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(CBS) Egypt’s military has ousted the nation’s Islamist president, replacing him with the chief justice of the Supreme Constitutional Court, calling for early presidential election and suspending the Islamist-backed constitution.

Army chief Abdel-Fattah el-Sissi, in a televised address to the nation on Wednesday, said a government of technocrats will be appointed to run the country during a transition period he did not specify.

El-Sissi said that the military was forced to act because Morsi “did not meet the demands of the masses of the people.”

An aide of ousted President Mohammed Morsi, Ayman Ali, said the former leader has been moved to an undisclosed location. He gave no details.

Cheers erupted among millions of protesters nationwide who were demanding Morsi’s ouster. Fireworks lit the Cairo night sky. Morsi supporters elsewhere in the city shouted “No to military rule.”

Just before the military’s deadline expired at 5:30 p.m. local time, one of Morsi’s top advisers decried that Egypt was experiencing a military coup.

Soon after the deadline passed, a military helicopter circled over the anti-Morsi crowds in Cairo’s central Tahrir Square, which was transformed into a sea of furiously waving Egyptian flags. “Leave, leave,” they chanted to Morsi, electrified as they waited to hear of an army move. After nightfall, fireworks went off and green lasers flashed over the crowd.

CBS News correspondent Clarissa Ward reported hours before the deadline passed that the mood on the streets of Cairo was extremely tense. Both Morsi and El-Sissi, have said they’re willing to die for their cause, and their thousands of backers on the streets were prepared for a fight.

Millions were in the main squares of major cities nationwide, demanding Morsi’s removal, in the fourth day of the biggest anti-government rallies the country has seen, surpassing even those in the uprising that ousted against his autocratic predecessor Hosni Mubarak.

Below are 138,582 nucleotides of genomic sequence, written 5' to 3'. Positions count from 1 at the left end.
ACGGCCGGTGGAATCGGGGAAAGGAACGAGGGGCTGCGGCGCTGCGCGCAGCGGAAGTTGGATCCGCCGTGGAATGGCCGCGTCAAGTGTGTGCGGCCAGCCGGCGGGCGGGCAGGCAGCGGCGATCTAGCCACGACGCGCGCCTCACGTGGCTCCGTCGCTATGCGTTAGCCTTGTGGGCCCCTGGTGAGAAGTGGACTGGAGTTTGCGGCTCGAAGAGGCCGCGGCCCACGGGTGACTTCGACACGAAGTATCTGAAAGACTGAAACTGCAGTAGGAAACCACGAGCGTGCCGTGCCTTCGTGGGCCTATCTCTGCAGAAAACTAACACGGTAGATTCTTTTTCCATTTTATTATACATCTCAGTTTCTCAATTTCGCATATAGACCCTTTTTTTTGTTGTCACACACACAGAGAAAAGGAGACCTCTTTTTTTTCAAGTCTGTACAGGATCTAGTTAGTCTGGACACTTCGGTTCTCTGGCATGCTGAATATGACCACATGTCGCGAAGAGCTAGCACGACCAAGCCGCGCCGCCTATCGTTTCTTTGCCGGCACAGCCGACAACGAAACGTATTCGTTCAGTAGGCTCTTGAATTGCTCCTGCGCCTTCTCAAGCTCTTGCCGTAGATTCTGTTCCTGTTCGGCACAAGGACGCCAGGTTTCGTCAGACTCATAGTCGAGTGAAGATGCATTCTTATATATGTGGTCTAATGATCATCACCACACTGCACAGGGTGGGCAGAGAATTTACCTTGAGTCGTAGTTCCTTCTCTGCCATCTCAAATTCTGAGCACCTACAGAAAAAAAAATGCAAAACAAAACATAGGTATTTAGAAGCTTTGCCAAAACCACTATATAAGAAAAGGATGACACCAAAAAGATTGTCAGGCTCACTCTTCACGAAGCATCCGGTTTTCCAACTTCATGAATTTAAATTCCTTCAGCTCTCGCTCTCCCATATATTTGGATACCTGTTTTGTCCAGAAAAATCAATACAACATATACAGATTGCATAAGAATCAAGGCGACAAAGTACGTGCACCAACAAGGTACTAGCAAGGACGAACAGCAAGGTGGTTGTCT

The troops, including commandos and in full combat gear, deployed just as darkness fell across much of the Egyptian capital at key facilities, on bridges over the Nile River and at major intersections. They also surrounded rallies being held by Morsi’s supporters — an apparent move to keep them contained if a final move on the president is made.

Morsi’s Islamist supporters have vowed to resist what they call a coup against democracy, and have also taken to the streets by the tens of thousands. Still, at the Rabia al-Adawiya Mosque, their main rally, some sought to depict the soldiers sealing off the nearby streets as on their side.

They handed them flags, took pictures with them and chanted, “The army and people are one hand.”

At least 39 people have been killed in clashes since Sunday, raising fears of further bloodshed. Egypt was mostly peaceful on Wednesday, with the only report of violence coming from the Nile Delta city of Kafr el-Sheikh where supporters and opponents of Morsi clashed. At least 200 people were injured there, but no fatalities.